use ndhistogram::{Histogram, ndhistogram, axis::Uniform, value::Mean};
// Create a histogram whose bin values are i32
let mut hist = ndhistogram!(Uniform::new(10, -5.0, 5.0); i32);
hist.fill_with(&1.0, 2);
let value: Option<&i32> = hist.value(&1.0);
assert_eq!(value, Some(&2));

// More complex value types beyond primitives are available
// "Mean" calculates the average of values it is filled with
let mut hist = ndhistogram!(Uniform::new(10, -5.0, 5.0); Mean);
hist.fill_with(&1.0, 1.0);
hist.fill_with(&1.0, 3.0);
assert_eq!(hist.value(&1.0).unwrap().mean(), 2.0);

// for other examples see the documentation of Sum, WeightedSum and WeightedMean

// user defined value types are possible by implementing
// Fill, FillWith or FillWithWeighted traits

Create and Use a 2D Histogram

use ndhistogram::{Histogram, ndhistogram, axis::Uniform};
// create a 2D histogram
let mut hist = ndhistogram!(Uniform::new(10, -5.0, 5.0), Uniform::new(10, -5.0, 5.0));
// fill 2D histogram
hist.fill(&(1.0, 2.0));
// read back the histogram values
let x1_y2 = hist.value(&(1.0, 2.0));
// higher dimensions are possible with additional arguments to ndhistogram

Create a Histogram with a Discrete Axis

use ndhistogram::{Histogram, ndhistogram, axis::Category};
let mut hist = ndhistogram!(Category::new(vec![0, 2, 4]));
hist.fill_with(&2, 42.0);
hist.fill_with(&1, 128.0);
assert_eq!(hist.value(&2), Some(&42.0));
assert_eq!(hist.value(&1), Some(&128.0));
assert_eq!(hist.value(&3), Some(&128.0));
// 1 and 3 give the same answer as they are both mapped to the overflow bin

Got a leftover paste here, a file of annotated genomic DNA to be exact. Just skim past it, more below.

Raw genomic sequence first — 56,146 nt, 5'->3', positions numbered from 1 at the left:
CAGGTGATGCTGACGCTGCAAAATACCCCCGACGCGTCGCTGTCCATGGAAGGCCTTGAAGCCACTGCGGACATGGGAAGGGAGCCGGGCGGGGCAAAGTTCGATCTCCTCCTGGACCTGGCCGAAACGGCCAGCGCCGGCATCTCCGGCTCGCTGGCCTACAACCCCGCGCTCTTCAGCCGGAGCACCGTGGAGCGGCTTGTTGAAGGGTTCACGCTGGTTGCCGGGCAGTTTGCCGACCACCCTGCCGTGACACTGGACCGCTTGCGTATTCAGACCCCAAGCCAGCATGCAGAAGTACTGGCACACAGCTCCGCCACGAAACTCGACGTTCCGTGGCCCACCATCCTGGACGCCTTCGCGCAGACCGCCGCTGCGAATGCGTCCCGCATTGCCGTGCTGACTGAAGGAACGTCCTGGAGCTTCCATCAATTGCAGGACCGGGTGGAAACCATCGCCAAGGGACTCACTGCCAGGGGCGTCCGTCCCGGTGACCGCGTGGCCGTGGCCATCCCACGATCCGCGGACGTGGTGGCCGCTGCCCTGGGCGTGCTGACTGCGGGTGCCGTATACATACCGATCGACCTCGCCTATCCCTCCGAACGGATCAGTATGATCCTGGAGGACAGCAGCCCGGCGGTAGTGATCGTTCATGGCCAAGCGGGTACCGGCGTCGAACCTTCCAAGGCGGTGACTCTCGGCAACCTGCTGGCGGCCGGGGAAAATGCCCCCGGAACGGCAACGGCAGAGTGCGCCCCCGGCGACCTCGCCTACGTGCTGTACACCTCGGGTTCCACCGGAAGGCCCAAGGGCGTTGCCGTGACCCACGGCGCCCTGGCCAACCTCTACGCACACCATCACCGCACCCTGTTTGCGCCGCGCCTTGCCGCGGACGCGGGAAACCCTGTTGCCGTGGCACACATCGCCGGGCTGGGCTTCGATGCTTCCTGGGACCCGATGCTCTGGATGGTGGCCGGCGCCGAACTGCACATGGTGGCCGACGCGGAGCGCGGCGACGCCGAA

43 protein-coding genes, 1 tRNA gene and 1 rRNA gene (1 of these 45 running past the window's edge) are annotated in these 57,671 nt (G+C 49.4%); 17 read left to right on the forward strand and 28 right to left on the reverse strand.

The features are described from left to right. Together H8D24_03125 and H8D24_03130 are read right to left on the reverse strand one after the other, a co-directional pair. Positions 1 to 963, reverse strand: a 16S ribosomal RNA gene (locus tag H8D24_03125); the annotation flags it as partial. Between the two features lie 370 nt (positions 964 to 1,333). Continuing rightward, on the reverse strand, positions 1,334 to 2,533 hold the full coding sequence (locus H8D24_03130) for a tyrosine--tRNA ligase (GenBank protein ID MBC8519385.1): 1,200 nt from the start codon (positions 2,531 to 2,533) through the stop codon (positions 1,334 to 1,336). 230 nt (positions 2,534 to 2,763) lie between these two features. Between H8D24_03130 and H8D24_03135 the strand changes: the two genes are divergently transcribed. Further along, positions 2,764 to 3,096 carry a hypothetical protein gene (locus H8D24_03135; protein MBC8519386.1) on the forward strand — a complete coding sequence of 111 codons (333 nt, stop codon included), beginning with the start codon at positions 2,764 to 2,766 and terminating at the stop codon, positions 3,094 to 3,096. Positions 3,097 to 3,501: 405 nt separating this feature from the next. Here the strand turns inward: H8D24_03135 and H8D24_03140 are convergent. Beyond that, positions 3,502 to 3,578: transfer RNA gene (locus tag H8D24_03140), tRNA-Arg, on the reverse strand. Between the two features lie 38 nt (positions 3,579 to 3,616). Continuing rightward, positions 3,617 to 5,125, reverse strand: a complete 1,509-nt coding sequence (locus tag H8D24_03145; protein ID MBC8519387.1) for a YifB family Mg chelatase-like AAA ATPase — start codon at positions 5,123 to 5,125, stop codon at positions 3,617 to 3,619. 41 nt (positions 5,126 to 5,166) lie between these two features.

// For a version with no overflow bins use CategoryNoFlow

// The Category type can be any hashable type, for example string
let mut hist = ndhistogram!(Category::new(vec!["Red", "Blue", "Green"]));
assert_eq!(hist.value(&"Red"), Some(&1.0));

Create a Histogram with Variable Sized Bins

use ndhistogram::{Histogram, ndhistogram, axis::Variable};
let mut hist = ndhistogram!(Variable::new(vec![0.0, 1.0, 3.0, 6.0]));
for x in 0..6 {
assert_eq!(hist.value(&0.0), Some(&1.0));
assert_eq!(hist.value(&1.0), Some(&2.0));
assert_eq!(hist.value(&3.0), Some(&3.0));

Create a Histogram with a Periodic or Cyclic Axis

use std::f64::consts::PI;
use ndhistogram::{Histogram, ndhistogram, axis::UniformCyclic};
let mut hist = ndhistogram!(UniformCyclic::<f64>::new(10, 0.0, 2.0*PI));
// +pi and -pi are mapped onto the same value
assert_eq!(hist.value(&-PI), Some(&2.0));
assert_eq!(hist.value(&PI), Some(&2.0));

Create a Sparse Histogram

use ndhistogram::{Histogram, sparsehistogram, axis::Uniform};
// This histogram has 1e18 bins, too many to allocate with a normal histogram
let mut histogram_with_lots_of_bins = sparsehistogram!(
    Uniform::new(1_000_000, -5.0, 5.0),
    Uniform::new(1_000_000, -5.0, 5.0),
    Uniform::new(1_000_000, -5.0, 5.0)
histogram_with_lots_of_bins.fill(&(1.0, 2.0, 3.0));
// read back the filled value
assert_eq!(histogram_with_lots_of_bins.value(&(1.0, 2.0, 3.0)).unwrap(), &1.0);
// unfilled bins will return None
assert!(histogram_with_lots_of_bins.value(&(0.0, 0.0, 0.0)).is_none());

Merge Histograms

use ndhistogram::{Histogram, ndhistogram, axis::Uniform};
let mut hist1 = ndhistogram!(Uniform::<f64>::new(10, -5.0, 5.0));
let mut hist2 = ndhistogram!(Uniform::<f64>::new(10, -5.0, 5.0));
hist1.fill_with(&0.0, 2.0);
hist2.fill_with(&0.0, 3.0);
let combined_hist = (hist1 + &hist2).expect("Axes are compatible");


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Unless you explicitly state otherwise, any contribution intentionally submitted for inclusion in the work by you, as defined in the Apache-2.0 license, shall be dual licensed as above, without any additional terms or conditions.